: Remember that on ultrasonic imaging systems the common used frequency is between 3,5 and about 10 MHz, and there although the difference between muscles and fat is difficult to see, because specle and other ultrasonic artefacts are in the range of the echoes obtained by the dividing layers between fat and muscles. For the characterization of tissue differences commonly very high frequencies are used.

: Best regards,

: Martin Heinz.

Martin is correct in pointing out the difference in frequency that you are using. Other points that you will have to consider are the dynamic range of the imagings system that you are using and the number of elements in the active aperture.

Your description matches what was seen in the early days of medical ultrasound when viewing the foetal head. The interface behaves more like a specular reflector rather than a scattering surface. The interface perpendicular to the beam reflects back strongly while those at an angle deflect this strong reflection away from the probe.

The early medical imagers had either bi-stable or linear displays and so did not show the full shape. This effect can be significantly improved by logarithmic compression of the received signal which allows the scattered signals from the curved surface to be presented on the same display. Edge-enhancement is also often used on these scanners & this boosts the response all the way round the curve but the dynamic range of the log amp is still the critical factor.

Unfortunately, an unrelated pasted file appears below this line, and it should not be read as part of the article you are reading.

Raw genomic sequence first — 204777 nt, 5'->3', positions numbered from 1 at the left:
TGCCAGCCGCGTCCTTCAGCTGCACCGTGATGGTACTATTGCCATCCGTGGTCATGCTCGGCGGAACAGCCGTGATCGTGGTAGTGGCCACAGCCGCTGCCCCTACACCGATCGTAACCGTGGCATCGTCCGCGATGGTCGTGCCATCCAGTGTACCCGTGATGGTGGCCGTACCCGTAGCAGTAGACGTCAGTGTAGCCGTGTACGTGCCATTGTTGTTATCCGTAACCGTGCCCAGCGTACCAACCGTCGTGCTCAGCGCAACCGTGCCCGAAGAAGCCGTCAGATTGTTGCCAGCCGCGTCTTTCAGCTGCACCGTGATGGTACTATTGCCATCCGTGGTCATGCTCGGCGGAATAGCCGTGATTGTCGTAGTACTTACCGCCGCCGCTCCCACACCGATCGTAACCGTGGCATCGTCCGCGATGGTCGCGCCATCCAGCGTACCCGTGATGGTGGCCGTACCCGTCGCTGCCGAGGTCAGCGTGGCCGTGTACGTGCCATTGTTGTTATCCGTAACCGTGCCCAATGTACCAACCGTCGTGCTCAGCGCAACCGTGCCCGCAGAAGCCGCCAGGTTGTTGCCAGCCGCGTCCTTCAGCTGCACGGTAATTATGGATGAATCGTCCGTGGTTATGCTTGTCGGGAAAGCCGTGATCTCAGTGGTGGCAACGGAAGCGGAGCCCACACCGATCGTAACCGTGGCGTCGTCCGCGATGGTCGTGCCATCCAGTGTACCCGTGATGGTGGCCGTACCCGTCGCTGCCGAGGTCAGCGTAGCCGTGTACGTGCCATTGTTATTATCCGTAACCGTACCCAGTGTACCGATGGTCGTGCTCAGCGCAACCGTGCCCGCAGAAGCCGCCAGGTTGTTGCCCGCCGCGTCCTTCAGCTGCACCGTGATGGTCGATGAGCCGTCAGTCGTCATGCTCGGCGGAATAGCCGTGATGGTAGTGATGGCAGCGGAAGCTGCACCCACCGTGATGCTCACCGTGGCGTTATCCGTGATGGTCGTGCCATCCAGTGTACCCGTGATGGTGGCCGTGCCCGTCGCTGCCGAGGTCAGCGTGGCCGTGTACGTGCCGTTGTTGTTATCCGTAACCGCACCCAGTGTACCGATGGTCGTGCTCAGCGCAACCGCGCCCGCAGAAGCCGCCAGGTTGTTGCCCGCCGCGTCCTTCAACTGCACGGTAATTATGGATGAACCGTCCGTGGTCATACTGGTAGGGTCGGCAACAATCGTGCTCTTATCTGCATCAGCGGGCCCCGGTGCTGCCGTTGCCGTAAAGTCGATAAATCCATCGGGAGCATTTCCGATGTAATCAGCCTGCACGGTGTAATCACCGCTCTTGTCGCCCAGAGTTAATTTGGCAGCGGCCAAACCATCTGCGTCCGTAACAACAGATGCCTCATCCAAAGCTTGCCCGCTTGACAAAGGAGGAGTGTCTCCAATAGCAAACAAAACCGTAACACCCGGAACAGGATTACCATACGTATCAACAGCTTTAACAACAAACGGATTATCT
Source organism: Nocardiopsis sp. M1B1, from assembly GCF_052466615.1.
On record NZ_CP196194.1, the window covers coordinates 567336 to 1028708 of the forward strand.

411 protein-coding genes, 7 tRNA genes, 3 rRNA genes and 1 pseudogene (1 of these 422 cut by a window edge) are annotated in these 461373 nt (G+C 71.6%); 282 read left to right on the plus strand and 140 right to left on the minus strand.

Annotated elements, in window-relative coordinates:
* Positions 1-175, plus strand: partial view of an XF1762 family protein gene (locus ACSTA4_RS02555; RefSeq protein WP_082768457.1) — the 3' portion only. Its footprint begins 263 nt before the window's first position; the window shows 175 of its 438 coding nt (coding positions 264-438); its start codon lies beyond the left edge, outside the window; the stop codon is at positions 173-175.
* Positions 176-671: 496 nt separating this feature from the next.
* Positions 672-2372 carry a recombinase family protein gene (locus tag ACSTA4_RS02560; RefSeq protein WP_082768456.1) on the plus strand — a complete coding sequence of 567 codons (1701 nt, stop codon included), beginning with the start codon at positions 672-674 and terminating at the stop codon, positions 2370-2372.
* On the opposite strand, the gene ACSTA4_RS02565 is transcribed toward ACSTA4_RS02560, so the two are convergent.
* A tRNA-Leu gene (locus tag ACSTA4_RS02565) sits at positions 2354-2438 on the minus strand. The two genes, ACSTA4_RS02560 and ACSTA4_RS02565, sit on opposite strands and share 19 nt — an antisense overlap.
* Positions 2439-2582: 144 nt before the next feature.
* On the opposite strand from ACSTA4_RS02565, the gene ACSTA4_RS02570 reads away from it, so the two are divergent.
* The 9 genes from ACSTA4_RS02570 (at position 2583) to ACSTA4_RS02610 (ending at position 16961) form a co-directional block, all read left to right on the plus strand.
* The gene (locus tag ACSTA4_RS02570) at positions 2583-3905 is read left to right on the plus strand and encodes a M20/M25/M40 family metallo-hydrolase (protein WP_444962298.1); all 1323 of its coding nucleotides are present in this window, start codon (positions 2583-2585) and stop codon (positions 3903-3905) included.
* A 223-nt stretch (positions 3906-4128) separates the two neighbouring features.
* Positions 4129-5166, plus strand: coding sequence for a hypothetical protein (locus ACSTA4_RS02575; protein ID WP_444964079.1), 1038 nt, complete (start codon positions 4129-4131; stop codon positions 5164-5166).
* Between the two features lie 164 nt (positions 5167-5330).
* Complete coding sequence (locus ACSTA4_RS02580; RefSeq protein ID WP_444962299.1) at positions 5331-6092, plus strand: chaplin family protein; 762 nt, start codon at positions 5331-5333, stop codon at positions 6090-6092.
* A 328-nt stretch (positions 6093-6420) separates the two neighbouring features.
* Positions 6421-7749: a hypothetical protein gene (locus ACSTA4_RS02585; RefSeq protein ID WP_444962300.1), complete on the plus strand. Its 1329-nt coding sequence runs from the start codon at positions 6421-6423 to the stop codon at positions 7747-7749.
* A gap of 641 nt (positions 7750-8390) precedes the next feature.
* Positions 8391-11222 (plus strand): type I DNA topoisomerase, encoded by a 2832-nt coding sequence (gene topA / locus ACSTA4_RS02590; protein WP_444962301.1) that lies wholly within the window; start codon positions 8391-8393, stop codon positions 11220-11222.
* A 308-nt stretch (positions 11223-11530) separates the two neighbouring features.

Another feature of current medical imagers is the use of much larger apertures (the group of elements which contribute to the transmit & receive signal for a given beam). The elements at the edges of the active aperture are able to catch these oblique reflections and so help to fill in much of the curved interface.

Dave Lines


    
 
 
Yuan Xu
Student
Texas A&M University, USA, Joined Jan 2000, 4

Yuan Xu

Student
Texas A&M University,
USA,
Joined Jan 2000
4
09:28 Jul-01-2000
Re: Why I can not image the curve surface in pulse-echo mode?
br>Best Regards


Yuan Xu


-------------
: Dear Yuan Xu,

: for answering exactly a breef description of your experimental setup would be helpful:
: Is your muscle sample in a water tank, or are you coupling the sound using ultrasonic gel by contact your transducer on the surface? How do you scan exactly (geometrical setup)? How are the dimensions of your sample muscle? If it is very small ( a few millimeters) , you should get problems to "see" your muscle, because 1 MHz is a very low frequency for medical imaging. Although the acoustic impedance of fat and muscle is not very different, thus you won`t get a very big echo.
: Remember that on ultrasonic imaging systems the common used frequency is between 3,5 and about 10 MHz, and there although the difference between muscles and fat is difficult to see, because specle and other ultrasonic artefacts are in the range of the echoes obtained by the dividing layers between fat and muscles. For the characterization of tissue differences commonly very high frequencies are used.

: Best regards,

: Martin Heinz.